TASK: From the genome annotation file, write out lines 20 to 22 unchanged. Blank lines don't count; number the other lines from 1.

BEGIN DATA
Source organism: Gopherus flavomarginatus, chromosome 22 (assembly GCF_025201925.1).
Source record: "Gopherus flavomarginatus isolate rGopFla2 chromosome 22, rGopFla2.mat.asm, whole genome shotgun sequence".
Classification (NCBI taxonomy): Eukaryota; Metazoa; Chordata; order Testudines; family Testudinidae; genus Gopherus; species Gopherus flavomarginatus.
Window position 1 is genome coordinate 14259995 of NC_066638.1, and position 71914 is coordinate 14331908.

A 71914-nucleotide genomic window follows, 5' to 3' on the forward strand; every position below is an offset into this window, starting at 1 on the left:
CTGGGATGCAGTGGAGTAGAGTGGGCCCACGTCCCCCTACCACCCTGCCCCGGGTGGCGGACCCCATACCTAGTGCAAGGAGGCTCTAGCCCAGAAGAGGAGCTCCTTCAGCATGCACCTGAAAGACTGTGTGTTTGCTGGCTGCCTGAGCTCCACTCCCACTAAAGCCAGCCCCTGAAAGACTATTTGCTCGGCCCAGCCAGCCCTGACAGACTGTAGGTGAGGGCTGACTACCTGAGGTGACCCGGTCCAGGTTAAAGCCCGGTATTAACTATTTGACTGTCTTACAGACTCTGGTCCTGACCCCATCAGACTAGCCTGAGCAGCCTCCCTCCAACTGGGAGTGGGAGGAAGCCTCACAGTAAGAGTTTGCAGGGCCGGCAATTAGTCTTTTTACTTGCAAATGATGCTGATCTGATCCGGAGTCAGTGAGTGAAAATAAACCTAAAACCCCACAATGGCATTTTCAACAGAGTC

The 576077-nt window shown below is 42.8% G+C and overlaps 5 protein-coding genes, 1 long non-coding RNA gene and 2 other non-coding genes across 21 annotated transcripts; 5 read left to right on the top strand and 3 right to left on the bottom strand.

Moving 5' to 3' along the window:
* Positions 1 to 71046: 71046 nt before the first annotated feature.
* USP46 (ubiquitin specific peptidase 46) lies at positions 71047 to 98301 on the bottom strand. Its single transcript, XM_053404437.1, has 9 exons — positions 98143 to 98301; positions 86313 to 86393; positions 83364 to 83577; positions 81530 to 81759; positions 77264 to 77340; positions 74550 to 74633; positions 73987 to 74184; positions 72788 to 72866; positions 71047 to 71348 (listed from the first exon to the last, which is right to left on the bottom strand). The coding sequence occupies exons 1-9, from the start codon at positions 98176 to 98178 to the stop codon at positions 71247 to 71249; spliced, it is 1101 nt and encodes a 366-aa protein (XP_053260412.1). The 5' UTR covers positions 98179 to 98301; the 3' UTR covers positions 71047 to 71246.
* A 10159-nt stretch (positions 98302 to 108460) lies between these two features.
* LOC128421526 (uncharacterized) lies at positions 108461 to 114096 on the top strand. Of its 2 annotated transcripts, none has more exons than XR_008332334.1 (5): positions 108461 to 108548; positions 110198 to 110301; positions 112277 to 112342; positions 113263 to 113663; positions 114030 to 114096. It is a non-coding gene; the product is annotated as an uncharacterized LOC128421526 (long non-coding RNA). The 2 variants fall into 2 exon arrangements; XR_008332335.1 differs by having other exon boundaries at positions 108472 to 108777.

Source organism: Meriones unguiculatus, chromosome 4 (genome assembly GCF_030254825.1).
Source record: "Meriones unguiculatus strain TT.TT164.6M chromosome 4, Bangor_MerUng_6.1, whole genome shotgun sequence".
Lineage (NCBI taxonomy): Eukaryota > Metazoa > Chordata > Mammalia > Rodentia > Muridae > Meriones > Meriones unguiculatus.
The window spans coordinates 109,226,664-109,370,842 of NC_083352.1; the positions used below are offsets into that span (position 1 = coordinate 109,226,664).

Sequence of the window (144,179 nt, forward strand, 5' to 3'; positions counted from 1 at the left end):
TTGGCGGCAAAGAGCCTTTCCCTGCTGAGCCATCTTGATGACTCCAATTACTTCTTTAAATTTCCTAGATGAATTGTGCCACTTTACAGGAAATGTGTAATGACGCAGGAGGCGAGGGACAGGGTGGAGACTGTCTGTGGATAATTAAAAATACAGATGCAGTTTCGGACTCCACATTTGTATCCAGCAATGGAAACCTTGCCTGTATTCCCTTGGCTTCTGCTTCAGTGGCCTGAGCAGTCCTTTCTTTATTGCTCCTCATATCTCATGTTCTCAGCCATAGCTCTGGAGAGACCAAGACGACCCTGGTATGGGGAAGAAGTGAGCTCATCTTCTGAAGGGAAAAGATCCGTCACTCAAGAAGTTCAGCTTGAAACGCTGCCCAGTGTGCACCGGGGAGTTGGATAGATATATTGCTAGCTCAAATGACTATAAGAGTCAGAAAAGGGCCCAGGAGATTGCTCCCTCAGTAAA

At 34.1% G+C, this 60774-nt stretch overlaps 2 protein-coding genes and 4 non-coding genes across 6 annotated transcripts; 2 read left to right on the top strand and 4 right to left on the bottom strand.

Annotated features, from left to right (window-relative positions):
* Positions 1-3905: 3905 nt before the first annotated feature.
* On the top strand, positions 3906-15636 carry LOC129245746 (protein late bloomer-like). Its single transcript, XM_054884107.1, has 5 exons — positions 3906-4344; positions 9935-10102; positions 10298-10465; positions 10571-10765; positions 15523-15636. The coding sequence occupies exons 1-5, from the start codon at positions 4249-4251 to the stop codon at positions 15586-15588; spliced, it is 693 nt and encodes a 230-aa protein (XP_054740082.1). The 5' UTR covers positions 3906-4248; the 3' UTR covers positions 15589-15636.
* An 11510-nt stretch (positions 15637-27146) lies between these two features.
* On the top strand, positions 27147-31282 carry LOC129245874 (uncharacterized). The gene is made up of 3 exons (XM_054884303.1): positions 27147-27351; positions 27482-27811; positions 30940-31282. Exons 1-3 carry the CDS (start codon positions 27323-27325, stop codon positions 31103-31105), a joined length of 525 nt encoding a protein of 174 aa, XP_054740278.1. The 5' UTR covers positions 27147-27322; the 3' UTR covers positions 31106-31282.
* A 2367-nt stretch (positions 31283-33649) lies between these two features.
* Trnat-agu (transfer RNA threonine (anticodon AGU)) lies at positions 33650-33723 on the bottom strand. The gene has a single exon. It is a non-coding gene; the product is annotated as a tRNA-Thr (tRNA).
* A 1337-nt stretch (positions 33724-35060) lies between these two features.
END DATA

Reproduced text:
Annotated features, from left to right (window-relative positions):
* Positions 1-3905: 3905 nt before the first annotated feature.
* On the top strand, positions 3906-15636 carry LOC129245746 (protein late bloomer-like). Its single transcript, XM_054884107.1, has 5 exons — positions 3906-4344; positions 9935-10102; positions 10298-10465; positions 10571-10765; positions 15523-15636. The coding sequence occupies exons 1-5, from the start codon at positions 4249-4251 to the stop codon at positions 15586-15588; spliced, it is 693 nt and encodes a 230-aa protein (XP_054740082.1). The 5' UTR covers positions 3906-4248; the 3' UTR covers positions 15589-15636.